The young Monkey King at the China National Peking Opera Company
Updated 20:26, 10-May-2022
By Yang Meng

The Mei Lanfang Theater was almost full during the Spring Festival holiday,  the audience is staring at the stage rapt with attention. As the sound of drums and gongs intensified, the protagonist of the drama, the Monkey King entered the stage surrounded by a group of little monkeys.

"Uproar in Heaven" is the opening performance of the National Peking Opera Company for the year of the Tiger. Adapted from earlier episodes of the 16th-century Chinese novel "Journey to the West", the famous repertory in traditional Peking Opera shows the audience the story of Sun Wukong, known as the Monkey King, who rebels against the Jade Emperor of heaven.

It may be hard for the audiences to imagine that the actor who vividly interprets Monkey King's cunning, naughty, greed, bravery, fearlessness, and a bit of arrogance on the stage, is a quiet and somewhat shy post-90s born young man.

Zhu Lingyu, the actor who got to play this important and beloved role received numerous rounds of applause during his performance. If the bouquet at the curtain call is an affirmation for all the actors, Zhu has also received more romantic affirmations from young fans, which are normally naive questions such as: Can you teach me how to do the 72 transformations? (72 transformations is one of the Monkey King's magic powers.)

A little fan watching Zhu Lingyu putting on his makeup backstage. April 27, 2022. /CGTN

A little fan watching Zhu Lingyu putting on his makeup backstage. April 27, 2022. /CGTN

Not from a Peking Opera family, nor particularly gifted. This is his first self-evaluation in his interview with CGTN. Zhu attributes today's success to good teachers, good platforms, and more importantly, his day-to-day efforts all along since he entered the profession. In his eyes, there is nothing special about him than his willingness to endure hardship.

"I had a very good relationship with the doorman, who would say to me, 'Keep practicing, just close the door when you leave.' Then I repeatedly practiced every movement and every skill taught by the teacher, every inner activity performance," Zhu recalled his day practicing all alone late at night at the National Academy of Chinese Theatre Arts.

Despite Zhu's success on the stage, he admitted that the Monkey King was a very challenging role. The high demands of the teacher made him doubt his own abilities for a time. But just like the Monkey King in the play, "The indomitable spirit is also what Peking Opera actors should have," he says.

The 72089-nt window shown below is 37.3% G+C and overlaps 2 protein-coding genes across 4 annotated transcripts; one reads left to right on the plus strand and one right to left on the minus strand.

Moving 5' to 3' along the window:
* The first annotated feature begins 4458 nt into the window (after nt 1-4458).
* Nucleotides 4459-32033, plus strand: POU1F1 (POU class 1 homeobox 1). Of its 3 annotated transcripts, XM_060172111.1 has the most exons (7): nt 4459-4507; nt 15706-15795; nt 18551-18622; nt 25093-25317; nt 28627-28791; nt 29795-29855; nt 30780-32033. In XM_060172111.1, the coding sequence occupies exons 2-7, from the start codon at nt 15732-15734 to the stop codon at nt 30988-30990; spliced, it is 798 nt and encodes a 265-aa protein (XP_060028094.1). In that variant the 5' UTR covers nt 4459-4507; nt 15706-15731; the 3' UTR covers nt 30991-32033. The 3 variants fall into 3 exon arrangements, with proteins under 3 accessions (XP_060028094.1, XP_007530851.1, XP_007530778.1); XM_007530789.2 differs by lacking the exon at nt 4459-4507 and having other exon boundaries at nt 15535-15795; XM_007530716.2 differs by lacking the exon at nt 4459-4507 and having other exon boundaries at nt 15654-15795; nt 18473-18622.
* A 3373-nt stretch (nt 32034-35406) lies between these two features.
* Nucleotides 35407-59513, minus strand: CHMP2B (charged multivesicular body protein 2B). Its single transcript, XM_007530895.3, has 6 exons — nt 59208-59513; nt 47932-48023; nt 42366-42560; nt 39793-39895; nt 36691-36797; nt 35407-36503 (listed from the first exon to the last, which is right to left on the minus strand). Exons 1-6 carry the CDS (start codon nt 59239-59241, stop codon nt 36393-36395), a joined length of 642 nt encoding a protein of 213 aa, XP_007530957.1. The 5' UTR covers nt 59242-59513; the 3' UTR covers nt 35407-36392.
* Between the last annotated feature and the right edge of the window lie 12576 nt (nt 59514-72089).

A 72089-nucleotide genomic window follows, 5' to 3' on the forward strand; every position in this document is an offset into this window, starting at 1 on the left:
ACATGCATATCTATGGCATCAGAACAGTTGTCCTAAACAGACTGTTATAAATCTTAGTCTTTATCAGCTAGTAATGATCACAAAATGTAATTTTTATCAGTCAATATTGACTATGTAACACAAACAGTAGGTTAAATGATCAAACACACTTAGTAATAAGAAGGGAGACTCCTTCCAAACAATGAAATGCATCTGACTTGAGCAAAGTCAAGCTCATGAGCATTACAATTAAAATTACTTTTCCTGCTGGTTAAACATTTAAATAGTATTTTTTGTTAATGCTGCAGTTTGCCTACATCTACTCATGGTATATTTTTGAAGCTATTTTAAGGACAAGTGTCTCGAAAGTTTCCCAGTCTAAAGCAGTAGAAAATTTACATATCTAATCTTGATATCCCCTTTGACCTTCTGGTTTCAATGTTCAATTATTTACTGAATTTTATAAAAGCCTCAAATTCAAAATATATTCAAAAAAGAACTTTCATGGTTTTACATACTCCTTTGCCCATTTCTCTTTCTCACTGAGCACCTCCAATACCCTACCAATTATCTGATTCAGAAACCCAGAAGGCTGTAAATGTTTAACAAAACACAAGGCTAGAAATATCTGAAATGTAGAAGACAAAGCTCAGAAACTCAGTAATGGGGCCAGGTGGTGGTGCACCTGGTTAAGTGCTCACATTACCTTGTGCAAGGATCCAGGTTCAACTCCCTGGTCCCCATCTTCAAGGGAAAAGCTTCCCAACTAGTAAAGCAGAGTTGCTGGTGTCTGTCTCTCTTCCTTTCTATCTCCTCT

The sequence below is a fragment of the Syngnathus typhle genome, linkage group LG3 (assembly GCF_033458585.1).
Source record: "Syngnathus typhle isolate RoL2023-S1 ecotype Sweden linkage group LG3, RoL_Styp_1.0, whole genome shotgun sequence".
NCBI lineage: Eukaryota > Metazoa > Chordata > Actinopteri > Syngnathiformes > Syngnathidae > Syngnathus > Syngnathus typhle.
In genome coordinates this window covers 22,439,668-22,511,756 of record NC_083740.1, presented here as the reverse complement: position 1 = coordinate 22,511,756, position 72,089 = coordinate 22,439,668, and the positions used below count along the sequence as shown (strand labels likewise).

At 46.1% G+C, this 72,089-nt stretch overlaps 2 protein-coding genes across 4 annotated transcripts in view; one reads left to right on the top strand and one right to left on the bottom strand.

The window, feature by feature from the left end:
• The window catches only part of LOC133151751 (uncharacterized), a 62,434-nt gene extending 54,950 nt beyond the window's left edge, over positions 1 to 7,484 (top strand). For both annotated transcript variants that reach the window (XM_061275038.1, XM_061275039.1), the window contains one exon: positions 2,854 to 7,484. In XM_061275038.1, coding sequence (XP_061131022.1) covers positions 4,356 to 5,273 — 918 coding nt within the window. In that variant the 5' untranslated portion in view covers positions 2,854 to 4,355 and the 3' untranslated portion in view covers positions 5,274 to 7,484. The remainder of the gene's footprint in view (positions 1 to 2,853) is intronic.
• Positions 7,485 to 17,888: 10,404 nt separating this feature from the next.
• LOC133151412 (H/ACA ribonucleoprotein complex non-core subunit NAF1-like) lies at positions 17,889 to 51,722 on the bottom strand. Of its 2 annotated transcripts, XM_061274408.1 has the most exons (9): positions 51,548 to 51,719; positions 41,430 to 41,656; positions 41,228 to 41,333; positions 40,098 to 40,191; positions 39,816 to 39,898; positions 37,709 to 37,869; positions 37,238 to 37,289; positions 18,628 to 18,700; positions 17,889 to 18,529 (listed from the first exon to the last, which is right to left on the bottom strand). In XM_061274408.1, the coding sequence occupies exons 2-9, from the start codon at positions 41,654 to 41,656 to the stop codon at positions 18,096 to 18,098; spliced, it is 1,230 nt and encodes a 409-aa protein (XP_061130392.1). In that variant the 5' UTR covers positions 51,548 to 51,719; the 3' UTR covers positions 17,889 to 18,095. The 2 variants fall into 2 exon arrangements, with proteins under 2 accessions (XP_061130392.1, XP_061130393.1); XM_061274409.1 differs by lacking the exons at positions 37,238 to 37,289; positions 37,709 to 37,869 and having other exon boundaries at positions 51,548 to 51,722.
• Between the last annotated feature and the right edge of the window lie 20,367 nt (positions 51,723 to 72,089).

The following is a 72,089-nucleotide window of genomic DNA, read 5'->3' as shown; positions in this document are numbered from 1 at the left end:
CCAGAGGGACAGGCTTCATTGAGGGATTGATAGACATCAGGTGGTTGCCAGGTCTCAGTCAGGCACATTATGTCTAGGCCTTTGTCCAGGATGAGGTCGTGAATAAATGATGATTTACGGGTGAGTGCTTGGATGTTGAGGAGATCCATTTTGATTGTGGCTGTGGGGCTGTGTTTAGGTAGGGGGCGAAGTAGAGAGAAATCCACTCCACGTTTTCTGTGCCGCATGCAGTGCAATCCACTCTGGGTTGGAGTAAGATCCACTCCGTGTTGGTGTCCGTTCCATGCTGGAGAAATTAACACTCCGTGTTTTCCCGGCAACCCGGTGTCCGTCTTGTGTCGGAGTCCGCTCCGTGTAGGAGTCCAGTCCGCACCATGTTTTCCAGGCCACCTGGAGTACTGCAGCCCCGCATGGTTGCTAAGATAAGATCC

Zhu Lingyu as the Monkey King on the stage at the Mei Lanfang theater, February 6, 2022. /from Zhu's photo album

Zhu Lingyu as the Monkey King on the stage at the Mei Lanfang theater, February 6, 2022. /from Zhu's photo album

His efforts paid off. "I never expected the audience to give such enthusiastic applause during the curtain call of 'Uproar in Heaven.'" Zhu recalled, adding that "This is the highest reward for our Peking Opera actors and the most gratifying moment for us."

As a post-90s Peking Opera actor, Zhu also has his own views on spreading this traditional art.

On his Douyin (Chinese-version TikTok) account, Zhu focuses more on the backstage to show everyone what happens there.

"I'll show how I do my makeup, how I wear costumes, headgear, and how I hold props, which usually the audience can't see. There is a post with more than 3.4 million views and 30,000 likes. Both those who have seen Peking Opera before and those who have not all commented that they have never seen what the backstage is like," Zhu said.

Speaking of Peking Opera facing the impact of fast-paced culture, he has the confidence of a down-to-earth person. "Now we perform fragments of our excerpts, just half-hour plays or 40-minute plays, to extract the essence of a big play, and this effect is also very good. As long as the performance is good, I believe that there must be audiences watching, so we can only start from ourselves, improve ourselves, and then adapt and integrate to this era."

(Top image designer: Du Chenxin)

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